Südtirol in early December

The off-season seems to suit us.   Lately we have been saving some cash by traveling when it’s not popular, when the weather is iffy, and when the flights are cheap.  Last week, that meant taking a Transavia flight from Alicante to Munich and renting a car for a week of exploring the Alps.  Our primary goal: Südtirol in northern Italy.  This isn’t Tirol in Austria and they don’t speak Italian, but it is a magnificently scenic region of Dolomites with a unique comingling of alpine lifestyle, German language and customs, and yet it’s still Italian (well, at least its inside Italy).

Our drive was only a few hours south of Munich, which sat smothered in a cloud layer.  When we emerged into the alps – really they do just sort of start – the sun was shining and Austria welcomed us.  It’s essential, when driving in Austria, to pre-purchase a vigneitte sticker which is a tax giving you permission to use the highways; it doesn’t mean you’ve prepaid for tolls.  One thing we all admired were the numerous castles; whole castles, not just ruins, still perched on small cliffs or foothills guarding the route used since ancient times to traverse the Italian peninsula to Rome. We have lots of castles on hills in Spain as well, but mostly in the form of ruins.

By dark (which was around 4:30pm) we were exiting the Brenner Autobahn for the town of Bruneck. Here we saw our first woo-wees – Christmas lights in Rambling Family terms – and felt the season was upon us.   Another 20 minutes past Bruneck to the south and we were driving up and up and up a steepish windy single lane road to our farmstay.  It was the first we were glad for the off-season, because while we had hoped for snow and skiing and sledging, it worked better for us to be able to drive without chains up and down this road!

Prior to arriving I had arranged a farmstay with Tolpeihof….the primary farm in  the Tolpei hamlet of La Val (Italian name) / Wengen (German name) the hiking village of the Alta Badia region.  I highly recommend a farmstay, and the Red Rooster website was our link to finding one. The organization is an offshoot of the Farmers Union of South Tyrol with a single aim: “We put people in touch with the rural world of South Tyrol!”  We learned when staying at Tolpeihof that the farms of south tyrol, since the 1400s, have been prevented from being split and must be handed down within the family to a single heir as a whole; this practice has kept the farms large enough to provide realistic and profitable living for the families, but small enough to retain the lifestyle of hands on farming into the modern era.

The kids wandered into the barn that first night and were so excited to see a little newborn calf just hours old.  The farmer and his father were busy milking.  We helped push the hay and petted some heads before snuggling into our cozy one bedroom apartment above the house. We have been reading Farmer Boy this weeks, so it is fun to see the things Almanzo did as kid here in real life with the added benefit of modernity!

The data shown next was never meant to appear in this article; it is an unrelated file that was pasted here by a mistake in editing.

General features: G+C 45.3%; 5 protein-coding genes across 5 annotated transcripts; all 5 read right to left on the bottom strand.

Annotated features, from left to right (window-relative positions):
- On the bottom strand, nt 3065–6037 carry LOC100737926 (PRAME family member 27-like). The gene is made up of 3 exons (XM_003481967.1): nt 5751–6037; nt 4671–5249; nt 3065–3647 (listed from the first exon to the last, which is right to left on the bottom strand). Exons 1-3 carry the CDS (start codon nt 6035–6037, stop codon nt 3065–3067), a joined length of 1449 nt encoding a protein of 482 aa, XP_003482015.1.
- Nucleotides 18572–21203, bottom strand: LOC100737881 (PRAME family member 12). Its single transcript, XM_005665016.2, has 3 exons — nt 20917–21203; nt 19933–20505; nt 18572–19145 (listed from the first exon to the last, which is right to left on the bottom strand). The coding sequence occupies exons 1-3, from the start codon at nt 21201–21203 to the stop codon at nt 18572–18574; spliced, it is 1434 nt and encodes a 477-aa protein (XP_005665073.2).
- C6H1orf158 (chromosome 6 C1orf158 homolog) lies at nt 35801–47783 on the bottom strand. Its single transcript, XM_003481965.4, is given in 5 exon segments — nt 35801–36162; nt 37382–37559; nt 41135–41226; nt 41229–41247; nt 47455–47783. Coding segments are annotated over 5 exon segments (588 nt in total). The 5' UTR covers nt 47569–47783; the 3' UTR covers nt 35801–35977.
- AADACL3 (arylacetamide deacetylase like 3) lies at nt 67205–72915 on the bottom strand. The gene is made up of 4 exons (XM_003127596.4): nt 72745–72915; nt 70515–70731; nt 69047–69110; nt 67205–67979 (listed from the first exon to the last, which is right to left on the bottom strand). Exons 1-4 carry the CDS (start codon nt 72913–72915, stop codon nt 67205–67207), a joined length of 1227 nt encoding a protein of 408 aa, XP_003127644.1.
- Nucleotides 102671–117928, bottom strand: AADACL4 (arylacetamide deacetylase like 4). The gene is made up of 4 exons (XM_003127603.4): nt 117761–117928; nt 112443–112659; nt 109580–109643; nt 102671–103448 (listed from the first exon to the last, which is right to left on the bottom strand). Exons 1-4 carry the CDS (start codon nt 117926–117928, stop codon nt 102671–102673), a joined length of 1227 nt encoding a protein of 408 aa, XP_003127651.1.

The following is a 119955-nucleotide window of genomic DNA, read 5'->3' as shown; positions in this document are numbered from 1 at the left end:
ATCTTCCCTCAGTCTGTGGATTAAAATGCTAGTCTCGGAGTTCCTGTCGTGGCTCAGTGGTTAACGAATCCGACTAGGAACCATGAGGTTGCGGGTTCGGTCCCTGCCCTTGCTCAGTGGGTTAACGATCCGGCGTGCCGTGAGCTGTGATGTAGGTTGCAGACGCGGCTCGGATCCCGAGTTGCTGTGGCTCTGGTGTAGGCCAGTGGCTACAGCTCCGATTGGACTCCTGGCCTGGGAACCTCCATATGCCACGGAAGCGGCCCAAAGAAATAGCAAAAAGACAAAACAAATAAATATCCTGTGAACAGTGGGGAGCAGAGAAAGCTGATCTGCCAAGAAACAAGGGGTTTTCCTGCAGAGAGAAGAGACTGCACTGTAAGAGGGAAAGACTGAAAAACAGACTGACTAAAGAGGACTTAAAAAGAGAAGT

In the morning, we woke to the glory that is the mountains just outside our window.  The dolomite peaks are covered in snow, giving them distinct details and texture that can’t be matched in the summer.  I love waking to beauty after arriving in the dark. Bryan went into La Val, the village halfway down the hill, for a pop into their grocer to grab breakfast and we planned our day: museum in Bruneck, hike at a lake, and back to Bruneck to enjoy the Christmas market.  Perfect!

But first, lets explore the farm.  We walked to the church just down the road and looped along the local trails to the next set of farms and back.  Just being in the mountain air was fresh and clearing for us all.  The kids pushed us to stay out and enjoy the area, and we were happy to oblige!

The Messner Mountain Museum (MMM) Ripa is perched just above Bruneck inside their castle that was originally built in 1250 and expanded over the centuries.  It’s focus is on the people groups who live in mountains around the world.  Zoe and Avi were enthralled at the unique artefacts from four continents.  I could tell they felt a sense of pride and accomplishment as well, as some of the displays were about people they had visited personally…the Tibetans, the Mongolian Steppe herders, the Chaga people of Kilimanjaro, and now the Farmers of South Tirol.  Sadly, no pictures are allowed inside the museum.

Let me say, MMM Ripa is quite full of fascinating items from so many different cultures and well worth the visit.  It is well organized by region and super extensive. We all especially enjoyed the added value of climbing the tower and descending into the meditation hall.  My one critique would be a lack of labelling; each people group is defined and described, but the particular items are irregularly labelled. Sometimes an item has just a title and sometimes nothing at all; I suppose we are intended to get the feels for these cultures – it gets a little philosophical.  However, kids (and I) are curious, and I would love to have been able to tell Zoe what the giant woven African basket was for, and describe to Avi how the little wooden alpine box with the odd handle was used.  For Messner fans, some of his own artefacts are displayed – ice axes and a lovely tented camp setup showing the gear he used for climbing in the Himalaya.